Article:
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LPS: Rate of New Problem Loans Approaching Pre-Crisis Levels

The rate of new loans that rolled into serious delinquency fell below 1 percent for the first time since 2007, ""Lender Processing Services"":http://www.lpsvcs.com/Pages/default.aspx (LPS) reported Monday.


The new problem loan rate--defined as seriously delinquent mortgages that were current six months ago--inched down toward pre-crisis levels to 0.84 percent in March. The new problem loan rate averaged 0.55 percent from 2000 to 2004. At its peak in January 2009, the new problem loan rate stood at 2.89 percent.

As expected, when categorizing borrowers by equity position, LPS found borrowers with higher levels of negative equity tended to have higher new problem loan rates.

""Looking at the March data, we see that borrowers with equity are actually outperforming the national average -- at 0.6 percent, this group is quite close to pre-crisis norms,"" said Herb Blecher, SVP of applied analytics at LPS. ""The further underwater a borrower gets, the higher those problem rates rise.""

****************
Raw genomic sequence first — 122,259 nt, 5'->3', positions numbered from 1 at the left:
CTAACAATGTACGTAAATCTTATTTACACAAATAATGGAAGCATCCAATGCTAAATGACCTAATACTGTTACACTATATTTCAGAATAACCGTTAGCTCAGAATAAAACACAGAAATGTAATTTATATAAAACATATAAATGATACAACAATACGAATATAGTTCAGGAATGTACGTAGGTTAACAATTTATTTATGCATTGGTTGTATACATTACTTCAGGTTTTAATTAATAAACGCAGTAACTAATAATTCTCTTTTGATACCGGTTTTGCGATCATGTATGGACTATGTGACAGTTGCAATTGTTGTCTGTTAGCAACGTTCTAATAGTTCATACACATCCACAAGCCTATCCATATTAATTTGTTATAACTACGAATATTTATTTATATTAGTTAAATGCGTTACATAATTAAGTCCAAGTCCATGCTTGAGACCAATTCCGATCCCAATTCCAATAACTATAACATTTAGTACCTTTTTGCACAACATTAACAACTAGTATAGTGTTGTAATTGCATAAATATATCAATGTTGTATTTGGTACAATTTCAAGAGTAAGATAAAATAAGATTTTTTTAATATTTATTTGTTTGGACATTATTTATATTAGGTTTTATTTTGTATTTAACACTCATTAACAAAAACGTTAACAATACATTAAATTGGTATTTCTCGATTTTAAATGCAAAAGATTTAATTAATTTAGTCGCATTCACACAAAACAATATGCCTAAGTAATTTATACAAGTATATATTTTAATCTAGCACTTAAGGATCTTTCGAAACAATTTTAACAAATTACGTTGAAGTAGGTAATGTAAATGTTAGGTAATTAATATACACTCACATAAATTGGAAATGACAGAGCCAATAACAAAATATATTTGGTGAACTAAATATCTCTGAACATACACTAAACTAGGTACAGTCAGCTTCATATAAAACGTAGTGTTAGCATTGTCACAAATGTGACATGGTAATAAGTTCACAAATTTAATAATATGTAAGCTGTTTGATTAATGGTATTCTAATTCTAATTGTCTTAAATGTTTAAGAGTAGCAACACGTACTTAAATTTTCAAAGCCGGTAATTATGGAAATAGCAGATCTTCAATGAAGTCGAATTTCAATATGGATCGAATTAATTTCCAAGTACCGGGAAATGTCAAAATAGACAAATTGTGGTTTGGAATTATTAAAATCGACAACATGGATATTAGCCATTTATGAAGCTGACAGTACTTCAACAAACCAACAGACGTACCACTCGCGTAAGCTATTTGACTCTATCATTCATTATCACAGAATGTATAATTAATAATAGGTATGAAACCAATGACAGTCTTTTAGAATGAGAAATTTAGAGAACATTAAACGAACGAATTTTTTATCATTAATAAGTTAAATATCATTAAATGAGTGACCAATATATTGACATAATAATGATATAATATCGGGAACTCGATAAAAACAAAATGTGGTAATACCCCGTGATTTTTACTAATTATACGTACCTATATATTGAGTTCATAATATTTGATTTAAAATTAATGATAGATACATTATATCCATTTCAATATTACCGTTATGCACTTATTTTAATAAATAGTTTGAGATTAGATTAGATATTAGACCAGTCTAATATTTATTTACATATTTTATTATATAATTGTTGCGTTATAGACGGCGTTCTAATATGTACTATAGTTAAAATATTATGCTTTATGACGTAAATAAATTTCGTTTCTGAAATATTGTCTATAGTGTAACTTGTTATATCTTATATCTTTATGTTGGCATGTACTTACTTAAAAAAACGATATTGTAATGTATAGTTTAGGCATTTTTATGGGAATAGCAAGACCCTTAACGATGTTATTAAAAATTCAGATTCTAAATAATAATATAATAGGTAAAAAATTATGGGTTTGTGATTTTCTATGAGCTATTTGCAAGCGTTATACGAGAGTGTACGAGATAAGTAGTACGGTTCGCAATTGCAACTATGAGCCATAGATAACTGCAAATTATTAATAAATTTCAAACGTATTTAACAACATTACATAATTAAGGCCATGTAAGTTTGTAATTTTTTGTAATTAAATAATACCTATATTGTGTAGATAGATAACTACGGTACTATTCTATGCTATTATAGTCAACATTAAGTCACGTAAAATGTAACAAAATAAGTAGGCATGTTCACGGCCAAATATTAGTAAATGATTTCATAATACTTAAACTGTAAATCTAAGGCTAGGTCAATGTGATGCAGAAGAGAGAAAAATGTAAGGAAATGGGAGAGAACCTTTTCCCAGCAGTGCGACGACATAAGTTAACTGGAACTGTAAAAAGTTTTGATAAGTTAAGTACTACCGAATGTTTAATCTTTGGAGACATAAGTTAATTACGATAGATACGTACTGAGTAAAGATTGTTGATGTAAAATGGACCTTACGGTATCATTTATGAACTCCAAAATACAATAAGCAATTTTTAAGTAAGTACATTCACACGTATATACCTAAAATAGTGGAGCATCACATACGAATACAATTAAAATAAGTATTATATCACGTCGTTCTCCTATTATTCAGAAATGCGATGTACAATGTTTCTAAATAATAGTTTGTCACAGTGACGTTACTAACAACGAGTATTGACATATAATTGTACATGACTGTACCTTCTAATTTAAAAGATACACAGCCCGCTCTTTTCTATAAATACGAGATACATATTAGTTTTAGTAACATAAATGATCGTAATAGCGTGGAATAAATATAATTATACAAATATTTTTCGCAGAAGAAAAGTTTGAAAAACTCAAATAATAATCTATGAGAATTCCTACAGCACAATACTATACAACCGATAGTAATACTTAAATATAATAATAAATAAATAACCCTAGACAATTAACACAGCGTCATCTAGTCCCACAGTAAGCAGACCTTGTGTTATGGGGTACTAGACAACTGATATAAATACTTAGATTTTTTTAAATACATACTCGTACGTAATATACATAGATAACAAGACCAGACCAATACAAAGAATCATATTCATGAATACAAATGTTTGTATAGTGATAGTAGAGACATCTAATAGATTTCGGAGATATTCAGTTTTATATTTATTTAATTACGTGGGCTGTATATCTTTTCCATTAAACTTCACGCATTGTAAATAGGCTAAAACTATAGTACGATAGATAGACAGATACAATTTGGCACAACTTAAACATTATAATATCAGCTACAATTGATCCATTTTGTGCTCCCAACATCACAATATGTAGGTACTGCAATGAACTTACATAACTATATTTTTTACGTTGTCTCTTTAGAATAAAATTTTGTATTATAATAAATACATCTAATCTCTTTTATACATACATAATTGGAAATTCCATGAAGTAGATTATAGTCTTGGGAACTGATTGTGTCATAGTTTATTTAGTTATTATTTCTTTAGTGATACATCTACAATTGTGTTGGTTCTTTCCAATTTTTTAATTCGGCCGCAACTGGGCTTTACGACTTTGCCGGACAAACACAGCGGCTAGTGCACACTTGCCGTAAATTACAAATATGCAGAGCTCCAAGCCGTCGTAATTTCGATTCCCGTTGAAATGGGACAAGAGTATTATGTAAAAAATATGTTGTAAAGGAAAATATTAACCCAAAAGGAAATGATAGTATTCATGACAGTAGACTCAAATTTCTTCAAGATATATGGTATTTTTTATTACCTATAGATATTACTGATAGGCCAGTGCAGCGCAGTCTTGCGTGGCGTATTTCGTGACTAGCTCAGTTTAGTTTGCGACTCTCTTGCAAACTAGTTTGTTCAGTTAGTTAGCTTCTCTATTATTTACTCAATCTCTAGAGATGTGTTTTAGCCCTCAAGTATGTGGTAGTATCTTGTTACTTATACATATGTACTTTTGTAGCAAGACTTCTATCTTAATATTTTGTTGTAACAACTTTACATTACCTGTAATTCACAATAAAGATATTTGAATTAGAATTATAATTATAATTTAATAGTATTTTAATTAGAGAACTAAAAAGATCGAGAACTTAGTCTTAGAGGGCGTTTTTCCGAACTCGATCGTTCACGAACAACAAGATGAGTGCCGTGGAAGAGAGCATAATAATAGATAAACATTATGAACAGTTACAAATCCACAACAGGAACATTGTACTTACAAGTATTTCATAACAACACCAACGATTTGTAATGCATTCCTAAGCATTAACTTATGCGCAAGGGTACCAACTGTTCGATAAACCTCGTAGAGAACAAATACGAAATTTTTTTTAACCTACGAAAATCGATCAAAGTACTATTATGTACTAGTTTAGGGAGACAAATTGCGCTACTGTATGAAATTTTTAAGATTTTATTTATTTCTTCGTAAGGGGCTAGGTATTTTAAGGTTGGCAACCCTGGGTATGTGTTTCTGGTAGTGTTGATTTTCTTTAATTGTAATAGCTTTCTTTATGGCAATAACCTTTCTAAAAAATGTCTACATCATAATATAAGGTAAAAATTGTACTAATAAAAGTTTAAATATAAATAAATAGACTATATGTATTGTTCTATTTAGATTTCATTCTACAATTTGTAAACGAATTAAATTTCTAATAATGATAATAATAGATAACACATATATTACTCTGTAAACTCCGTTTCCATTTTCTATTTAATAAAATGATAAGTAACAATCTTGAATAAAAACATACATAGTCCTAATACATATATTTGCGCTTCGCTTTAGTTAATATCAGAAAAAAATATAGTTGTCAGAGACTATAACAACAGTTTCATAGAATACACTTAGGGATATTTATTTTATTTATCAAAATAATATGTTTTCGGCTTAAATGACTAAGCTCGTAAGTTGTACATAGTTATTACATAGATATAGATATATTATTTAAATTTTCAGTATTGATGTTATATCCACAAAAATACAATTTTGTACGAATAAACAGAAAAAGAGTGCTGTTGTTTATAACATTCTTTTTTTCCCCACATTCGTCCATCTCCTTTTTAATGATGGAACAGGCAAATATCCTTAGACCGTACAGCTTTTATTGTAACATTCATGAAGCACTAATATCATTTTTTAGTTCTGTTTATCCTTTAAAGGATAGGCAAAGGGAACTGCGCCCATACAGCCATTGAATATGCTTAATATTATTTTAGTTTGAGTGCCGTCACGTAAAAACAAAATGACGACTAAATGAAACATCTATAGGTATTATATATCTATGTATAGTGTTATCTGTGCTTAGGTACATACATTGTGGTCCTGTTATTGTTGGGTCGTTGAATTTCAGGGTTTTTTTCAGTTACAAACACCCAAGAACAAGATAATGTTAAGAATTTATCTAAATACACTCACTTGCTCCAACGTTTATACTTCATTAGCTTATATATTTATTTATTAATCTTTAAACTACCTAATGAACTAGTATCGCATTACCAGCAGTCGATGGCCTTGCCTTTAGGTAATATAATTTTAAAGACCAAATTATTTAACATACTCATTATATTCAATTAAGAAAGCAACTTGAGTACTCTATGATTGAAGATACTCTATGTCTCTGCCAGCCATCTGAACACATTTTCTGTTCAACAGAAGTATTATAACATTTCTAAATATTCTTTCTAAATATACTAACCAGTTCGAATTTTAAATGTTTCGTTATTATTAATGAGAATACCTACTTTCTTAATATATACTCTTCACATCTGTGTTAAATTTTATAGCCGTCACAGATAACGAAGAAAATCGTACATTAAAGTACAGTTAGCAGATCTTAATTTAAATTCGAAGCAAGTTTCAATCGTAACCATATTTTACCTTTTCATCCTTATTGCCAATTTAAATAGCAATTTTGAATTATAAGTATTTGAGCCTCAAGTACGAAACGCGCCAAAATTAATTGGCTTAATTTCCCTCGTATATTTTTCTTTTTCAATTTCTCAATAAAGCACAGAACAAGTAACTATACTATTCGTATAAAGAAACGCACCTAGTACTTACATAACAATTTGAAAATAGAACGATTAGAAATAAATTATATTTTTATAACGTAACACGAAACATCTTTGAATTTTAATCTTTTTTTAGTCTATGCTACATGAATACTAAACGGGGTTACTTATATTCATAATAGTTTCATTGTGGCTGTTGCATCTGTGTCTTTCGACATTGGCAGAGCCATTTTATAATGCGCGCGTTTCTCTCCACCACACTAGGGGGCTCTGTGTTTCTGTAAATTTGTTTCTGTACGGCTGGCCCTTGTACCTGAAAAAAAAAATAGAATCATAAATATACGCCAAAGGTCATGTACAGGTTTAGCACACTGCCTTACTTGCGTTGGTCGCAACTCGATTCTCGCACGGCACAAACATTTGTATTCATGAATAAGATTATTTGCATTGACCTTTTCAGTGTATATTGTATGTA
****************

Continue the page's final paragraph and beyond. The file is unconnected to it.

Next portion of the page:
For example, borrowers with loan-to-value (LTV) ratios of 100-110 percent had new default rates that were twice the national average at 1.9 percent, while borrowers with LTVs higher than 150 percent had new default rates of 4 percent.

However, as home prices continue to increase, more borrowers are rising out of negative equity. LPS reported the share of borrowers in negative equity, or with LTVs greater than 100 percent, has fallen 41 percent since January 2012.

Even sand states (Arizona, Florida, Nevada, and California), which tend to have higher levels of loans in negative equity, have seen their share decline by an average of 40 percent since January 2012.

At its peak, the number of borrowers in negative equity reached 17 million in 2011 but is now at 9 million, according to data from LPS.

After observing foreclosure trends, LPS reported foreclosure sales in California have decreased 35 percent in the first quarter from the previous quarter due to the impact of the California Homeowner Bill of Rights (HBOR). Nationwide, foreclosure sales averaged a 13 percent increase during the same time period when excluding California.

Month-over-month, foreclosure sales rose 10.1 percent in March, while foreclosure starts decreased 8.2 percent. LPS added the California HBOR had little impact, if any, on foreclosure starts since the decline in California was similar to the nationwide average.

About Author: Esther Cho


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